President Solis Assures Cubans Of Costa Rica’s Support To Reach US / EFE – 14ymedio

The president of Costa Rica, Luis Guillermo Solis
The president of Costa Rica, Luis Guillermo Solis

14ymedio biggerEFE (published in 14ymedio), San Jose, Costa Rica, 26 November 2015 — The president Luis Guillermo Solis of Costa Rica, on Wednesday, guaranteed the thousands of Cuban migrants who have been stranded in his country since 14 November that his government will make every effort to help them reach the United States, their final destination. “We will do whatever is necessary for you people to get to your destination and while you are here to live with dignity,” said the president at a press conference in San Jose.

Solis said that, following Nicaragua’s opposition to allowing the islanders to pass through that country, Costa Rica is making bilateral contacts with other countries involved in the migratory path of these people, to find a solution.

The solution is to “establish routes that allow them to continue their journey. The conditions, time and number are details that we are refining, but in this situation it is clear that we will not have the cooperation of Nicaragua and therefore we must take other measures under consideration.”

President Solis said that Costa Rica will not abandon the Cuban immigrants, but warned that their trip to the United States will be a process that will take time.

“In Costa Rica we will facilitate their travel and this entails a great effort not only to conclude the final negotiations with each country, many of whom will announce measures in the coming days, but also to guarantee, as long as they are in our territory, that they are living in adequate conditions,” he said.

Solis’s involvement in the case of Cuban migrants even led to an exchange views with the Cuban singer Silvio Rodriguez through the artist’s blog. The Costa Rican president left a comment on a post in which the singer demanded solutions for the migrants and criticized Solis for advocating a humanitarian corridor to the United States only for the Cubans and not for other Latin American, knowing that “there is a special law that favors the arrival of our people with dry feet.”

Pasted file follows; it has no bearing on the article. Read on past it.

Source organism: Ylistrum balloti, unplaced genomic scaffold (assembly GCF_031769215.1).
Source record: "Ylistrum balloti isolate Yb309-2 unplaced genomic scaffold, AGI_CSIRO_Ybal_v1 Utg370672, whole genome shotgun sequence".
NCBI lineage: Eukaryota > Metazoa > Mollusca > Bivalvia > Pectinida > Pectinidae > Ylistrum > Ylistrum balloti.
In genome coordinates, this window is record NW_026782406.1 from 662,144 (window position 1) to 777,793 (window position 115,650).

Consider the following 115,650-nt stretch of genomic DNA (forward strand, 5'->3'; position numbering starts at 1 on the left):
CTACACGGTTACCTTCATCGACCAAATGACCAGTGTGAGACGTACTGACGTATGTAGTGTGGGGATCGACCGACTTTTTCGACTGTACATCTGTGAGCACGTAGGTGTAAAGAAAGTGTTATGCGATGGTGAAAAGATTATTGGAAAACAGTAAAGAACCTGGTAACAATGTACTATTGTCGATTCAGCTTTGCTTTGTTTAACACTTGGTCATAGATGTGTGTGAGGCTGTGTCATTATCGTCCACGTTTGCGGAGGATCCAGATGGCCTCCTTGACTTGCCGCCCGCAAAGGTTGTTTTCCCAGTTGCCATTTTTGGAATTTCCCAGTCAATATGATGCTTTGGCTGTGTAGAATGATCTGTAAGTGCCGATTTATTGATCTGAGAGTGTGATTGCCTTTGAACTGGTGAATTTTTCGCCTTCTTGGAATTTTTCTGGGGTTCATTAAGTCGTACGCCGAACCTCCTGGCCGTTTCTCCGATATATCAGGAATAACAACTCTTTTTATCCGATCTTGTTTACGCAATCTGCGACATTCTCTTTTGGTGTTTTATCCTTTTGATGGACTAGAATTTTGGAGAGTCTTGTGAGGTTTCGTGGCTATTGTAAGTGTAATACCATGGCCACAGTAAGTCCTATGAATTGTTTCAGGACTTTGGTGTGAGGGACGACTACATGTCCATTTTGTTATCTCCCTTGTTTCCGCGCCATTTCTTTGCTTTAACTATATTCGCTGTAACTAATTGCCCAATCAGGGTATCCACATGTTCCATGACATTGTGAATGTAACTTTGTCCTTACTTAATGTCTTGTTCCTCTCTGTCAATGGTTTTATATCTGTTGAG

Solis Rodriguez said that it is most urgent is to find solutions for those at the border who are not at fault. The president also added that Nicaragua and Costa Rica would be wrong to “insinuate the situation of the migrants into geopolitics.”

Costa Rican Minister of Communications Mauricio Herrera Ulloa also responded to the musician, saying that his government’s request is “more than politics, it is humanitarian.”

The troubadour thanked the minister for his comments and acknowledged having written his post without all the information and out of concern for his compatriots. But then, Rodriguez added: “In addition to the best intentions of the Government in which you are a minister, there is constant propaganda against my country.”

Meeting in El Salvador on Tuesday, the foreign ministers of the countries of Central America, the Dominican Republic, Cuba, Mexico, Ecuador and Colombia sought a solution to the current crisis and also a long-term solution to Cuban emigration.

However, Nicaragua was adamant in not allowing the entry of Cubans to its territory, and accused Costa Rica of causing a humanitarian crisis by “ignoring the responsibility of the United States in the issue of illegal migration” and demanded that the immigrants be withdrawn from the border area.

As of 14 November, Costa Rica has granted temporary transit visas to 3,600 Cubans who arrived at its border with Panama, and has set up 12 shelters to provide humanitarian aid in communities near the border with Nicaragua.

President Solis also said that resolving the crisis will require “slowing down” the flow of Cubans into Costa Rica from Panama.

On Tuesday the Costa Rican Foreign Minister Manuel Gonzalez accused Nicaragua of being “intransigent” and acting in “bad faith” in this matter and said the region intends to find a solution.

The immigrants left Cuba legally by air and flew to Ecuador, which does not require them to have a visa, and from there they traveled “irregularly” through Colombia and Panama to Costa Rica.

The Costa Rican government has attributed this migratory wave to the dismantling of a human trafficking network and the rumor on the island that the United States is going to repeal its immigration laws that favor Cubans.